Biomarkers and Clinical Decisions – Integrating with Clinical Parameters, Imaging & Prognostic Instruments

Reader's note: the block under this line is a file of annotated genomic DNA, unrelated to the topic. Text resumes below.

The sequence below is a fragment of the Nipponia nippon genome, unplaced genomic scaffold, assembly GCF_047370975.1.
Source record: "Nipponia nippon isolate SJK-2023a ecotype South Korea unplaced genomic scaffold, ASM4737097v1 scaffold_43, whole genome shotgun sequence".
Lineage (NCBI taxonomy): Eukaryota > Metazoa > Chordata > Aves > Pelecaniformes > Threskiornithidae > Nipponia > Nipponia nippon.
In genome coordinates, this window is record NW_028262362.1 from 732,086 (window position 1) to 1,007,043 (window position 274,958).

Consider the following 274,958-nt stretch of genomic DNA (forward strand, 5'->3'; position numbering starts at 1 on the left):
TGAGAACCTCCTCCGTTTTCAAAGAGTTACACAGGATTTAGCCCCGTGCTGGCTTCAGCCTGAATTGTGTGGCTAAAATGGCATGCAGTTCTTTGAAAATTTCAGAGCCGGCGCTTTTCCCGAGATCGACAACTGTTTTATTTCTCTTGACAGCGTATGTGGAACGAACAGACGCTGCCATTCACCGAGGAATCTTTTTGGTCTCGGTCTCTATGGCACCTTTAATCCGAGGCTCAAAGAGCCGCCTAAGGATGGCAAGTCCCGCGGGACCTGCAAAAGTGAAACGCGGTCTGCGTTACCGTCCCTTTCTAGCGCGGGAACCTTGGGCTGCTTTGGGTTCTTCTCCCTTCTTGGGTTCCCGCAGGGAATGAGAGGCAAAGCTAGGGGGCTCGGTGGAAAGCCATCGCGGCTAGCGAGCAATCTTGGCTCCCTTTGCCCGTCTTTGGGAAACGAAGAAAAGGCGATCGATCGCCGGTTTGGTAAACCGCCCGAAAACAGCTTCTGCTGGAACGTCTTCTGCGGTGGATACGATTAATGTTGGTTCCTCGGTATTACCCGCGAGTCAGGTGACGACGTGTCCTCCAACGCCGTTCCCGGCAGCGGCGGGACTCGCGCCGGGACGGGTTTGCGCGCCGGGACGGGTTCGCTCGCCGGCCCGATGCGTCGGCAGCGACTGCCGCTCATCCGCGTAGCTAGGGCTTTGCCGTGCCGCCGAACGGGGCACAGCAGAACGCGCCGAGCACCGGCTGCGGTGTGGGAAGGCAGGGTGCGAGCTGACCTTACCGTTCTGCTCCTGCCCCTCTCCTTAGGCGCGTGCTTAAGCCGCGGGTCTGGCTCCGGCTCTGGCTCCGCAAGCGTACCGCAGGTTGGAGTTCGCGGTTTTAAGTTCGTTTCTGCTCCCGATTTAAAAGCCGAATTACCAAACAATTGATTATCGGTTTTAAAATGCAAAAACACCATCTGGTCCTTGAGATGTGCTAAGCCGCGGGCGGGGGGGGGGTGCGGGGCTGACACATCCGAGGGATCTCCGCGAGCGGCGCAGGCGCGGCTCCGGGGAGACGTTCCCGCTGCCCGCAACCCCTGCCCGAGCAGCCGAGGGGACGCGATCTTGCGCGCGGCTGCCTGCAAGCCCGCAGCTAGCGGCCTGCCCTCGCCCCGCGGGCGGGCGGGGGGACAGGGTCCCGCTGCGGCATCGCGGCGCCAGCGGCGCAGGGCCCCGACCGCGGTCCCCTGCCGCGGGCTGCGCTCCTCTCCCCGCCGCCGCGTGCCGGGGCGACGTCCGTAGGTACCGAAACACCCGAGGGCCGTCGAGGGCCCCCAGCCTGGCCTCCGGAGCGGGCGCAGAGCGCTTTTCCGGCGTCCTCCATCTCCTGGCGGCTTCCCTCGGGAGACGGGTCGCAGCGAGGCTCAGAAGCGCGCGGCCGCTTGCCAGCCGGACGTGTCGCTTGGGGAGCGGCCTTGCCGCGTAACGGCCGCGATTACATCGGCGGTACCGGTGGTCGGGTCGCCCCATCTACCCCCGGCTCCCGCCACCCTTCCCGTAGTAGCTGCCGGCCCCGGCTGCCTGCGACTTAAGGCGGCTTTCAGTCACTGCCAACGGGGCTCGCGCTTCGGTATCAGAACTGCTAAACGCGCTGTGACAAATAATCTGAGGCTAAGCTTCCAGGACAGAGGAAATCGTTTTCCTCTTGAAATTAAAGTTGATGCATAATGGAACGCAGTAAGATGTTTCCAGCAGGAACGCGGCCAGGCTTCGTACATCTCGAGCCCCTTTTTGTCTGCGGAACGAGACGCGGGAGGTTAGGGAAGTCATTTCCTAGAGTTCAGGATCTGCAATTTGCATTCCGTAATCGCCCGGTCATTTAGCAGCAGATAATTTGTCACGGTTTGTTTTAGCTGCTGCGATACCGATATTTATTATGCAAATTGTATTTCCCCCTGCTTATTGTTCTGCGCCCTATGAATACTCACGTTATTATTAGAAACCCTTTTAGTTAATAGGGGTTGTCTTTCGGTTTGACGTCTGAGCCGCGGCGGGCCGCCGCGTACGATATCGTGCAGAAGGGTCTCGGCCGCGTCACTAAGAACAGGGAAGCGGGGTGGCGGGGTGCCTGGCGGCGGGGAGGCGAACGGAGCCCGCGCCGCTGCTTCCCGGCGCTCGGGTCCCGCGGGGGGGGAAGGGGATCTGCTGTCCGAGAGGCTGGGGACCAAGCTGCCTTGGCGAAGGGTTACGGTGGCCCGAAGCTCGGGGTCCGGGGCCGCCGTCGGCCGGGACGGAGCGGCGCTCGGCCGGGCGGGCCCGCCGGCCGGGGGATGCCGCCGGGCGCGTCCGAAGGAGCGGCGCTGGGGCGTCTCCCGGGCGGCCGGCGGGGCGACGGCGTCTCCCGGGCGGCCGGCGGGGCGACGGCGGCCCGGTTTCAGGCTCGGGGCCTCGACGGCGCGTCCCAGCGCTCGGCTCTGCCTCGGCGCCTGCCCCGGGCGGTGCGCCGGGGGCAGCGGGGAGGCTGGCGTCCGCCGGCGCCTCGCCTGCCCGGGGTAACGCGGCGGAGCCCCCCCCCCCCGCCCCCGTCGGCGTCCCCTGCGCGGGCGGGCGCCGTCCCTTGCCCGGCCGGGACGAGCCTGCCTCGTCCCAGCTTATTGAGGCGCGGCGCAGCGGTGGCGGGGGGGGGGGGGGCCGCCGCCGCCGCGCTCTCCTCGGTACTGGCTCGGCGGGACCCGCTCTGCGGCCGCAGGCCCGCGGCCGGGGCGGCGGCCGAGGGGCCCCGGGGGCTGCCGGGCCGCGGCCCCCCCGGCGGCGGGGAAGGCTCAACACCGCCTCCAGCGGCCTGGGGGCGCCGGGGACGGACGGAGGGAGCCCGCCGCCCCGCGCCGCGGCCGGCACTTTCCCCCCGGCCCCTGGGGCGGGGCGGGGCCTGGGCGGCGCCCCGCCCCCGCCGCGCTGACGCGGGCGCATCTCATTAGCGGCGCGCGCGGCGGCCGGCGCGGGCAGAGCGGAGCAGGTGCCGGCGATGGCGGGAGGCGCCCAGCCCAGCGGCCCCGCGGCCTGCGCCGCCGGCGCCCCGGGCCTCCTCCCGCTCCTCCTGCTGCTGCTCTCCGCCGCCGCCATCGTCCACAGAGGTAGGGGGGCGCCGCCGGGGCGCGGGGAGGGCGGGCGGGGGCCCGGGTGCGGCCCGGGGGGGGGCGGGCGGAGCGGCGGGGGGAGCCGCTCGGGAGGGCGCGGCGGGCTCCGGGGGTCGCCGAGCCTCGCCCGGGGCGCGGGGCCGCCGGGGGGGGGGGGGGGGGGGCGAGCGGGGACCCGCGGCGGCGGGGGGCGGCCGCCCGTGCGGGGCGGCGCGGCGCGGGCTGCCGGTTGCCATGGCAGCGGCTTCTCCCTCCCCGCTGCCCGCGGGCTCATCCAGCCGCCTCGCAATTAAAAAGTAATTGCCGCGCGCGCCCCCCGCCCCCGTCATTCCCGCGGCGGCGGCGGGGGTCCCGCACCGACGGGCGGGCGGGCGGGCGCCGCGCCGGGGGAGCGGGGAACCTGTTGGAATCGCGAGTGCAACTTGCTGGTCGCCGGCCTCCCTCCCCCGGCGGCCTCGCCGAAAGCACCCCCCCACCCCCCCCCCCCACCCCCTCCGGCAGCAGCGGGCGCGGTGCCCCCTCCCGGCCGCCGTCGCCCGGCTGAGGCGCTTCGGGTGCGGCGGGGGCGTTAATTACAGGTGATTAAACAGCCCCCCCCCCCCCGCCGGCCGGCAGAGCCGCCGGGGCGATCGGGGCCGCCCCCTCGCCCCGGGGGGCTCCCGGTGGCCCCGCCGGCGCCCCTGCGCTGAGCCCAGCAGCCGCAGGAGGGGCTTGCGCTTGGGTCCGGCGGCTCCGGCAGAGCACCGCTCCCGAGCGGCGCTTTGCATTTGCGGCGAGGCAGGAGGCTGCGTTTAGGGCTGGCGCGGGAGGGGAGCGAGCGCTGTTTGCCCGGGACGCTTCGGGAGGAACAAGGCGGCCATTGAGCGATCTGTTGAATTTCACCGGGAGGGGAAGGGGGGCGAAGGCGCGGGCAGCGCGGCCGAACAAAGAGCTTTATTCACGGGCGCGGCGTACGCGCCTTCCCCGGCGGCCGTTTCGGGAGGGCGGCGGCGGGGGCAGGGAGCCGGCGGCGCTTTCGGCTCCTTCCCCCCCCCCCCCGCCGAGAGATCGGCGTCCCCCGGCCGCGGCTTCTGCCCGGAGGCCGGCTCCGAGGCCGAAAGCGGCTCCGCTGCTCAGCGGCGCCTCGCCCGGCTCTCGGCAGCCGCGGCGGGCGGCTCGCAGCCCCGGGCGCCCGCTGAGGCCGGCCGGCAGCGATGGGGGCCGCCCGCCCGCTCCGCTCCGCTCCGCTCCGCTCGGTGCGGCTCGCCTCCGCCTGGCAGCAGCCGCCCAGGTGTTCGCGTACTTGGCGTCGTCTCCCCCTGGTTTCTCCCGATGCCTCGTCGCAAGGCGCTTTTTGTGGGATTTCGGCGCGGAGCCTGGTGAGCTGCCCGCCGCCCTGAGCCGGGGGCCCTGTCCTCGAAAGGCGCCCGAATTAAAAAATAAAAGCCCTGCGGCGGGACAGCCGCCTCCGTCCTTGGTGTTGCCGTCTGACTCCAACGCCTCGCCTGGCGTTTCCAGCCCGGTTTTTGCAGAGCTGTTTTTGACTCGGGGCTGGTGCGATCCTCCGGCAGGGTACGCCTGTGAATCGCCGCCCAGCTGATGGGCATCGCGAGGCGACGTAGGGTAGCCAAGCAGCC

Matthew R. Cooperberg, MD, MPH, Professor of Urology and Epidemiology & Biostatistics and Helen Diller Family Chair in Urology at the University of California, San Francisco (UCSF), outlines the current role of biomarkers in clinical decision-making for prostate cancer. In the first part of the presentation, he discusses markers for pre-diagnosis evaluation, noting that candidate markers have to improve on an existing multivariable gold standard, have to identify potentially lethal prostate cancer, and should be held to the same standard as other biomarkers. Dr. Cooperberg goes over the tests that are currently available, and considers where markers belong in the testing sequence. He observes that liquid markers have better negative predictive value for high-grade cancer than MRI does, and also emphasizes the continued importance of systematic biopsy. He then explains the emerging UCSF diagnostic sequencing approach, in which patients with an elevated marker receive a biopsy regardless of MRI results. In the next part of the presentation, Dr. Cooperberg looks at the relatively stagnant state of post-diagnosis markers. According to him, risk groups are outdated and need to be replaced. He then summarizes the 2nd San Francisco Consensus Statement on this matter, which says that a putative biomarker must be shown to improve on an existing, validated, multivariable model reflecting all available clinical information, and explains that while some biomarkers meet this criteria, they are not yet standard of care. Dr. Cooperberg concludes that the liberal use of secondary tests to aid decision-making before and after biopsy helps drive balance of risks and harms in favor of early baseline PSA screening with low initial threshold, that MRI can help target biopsy and stage cancer but does not replace need for initial systematic biopsy, and that no test is binary.

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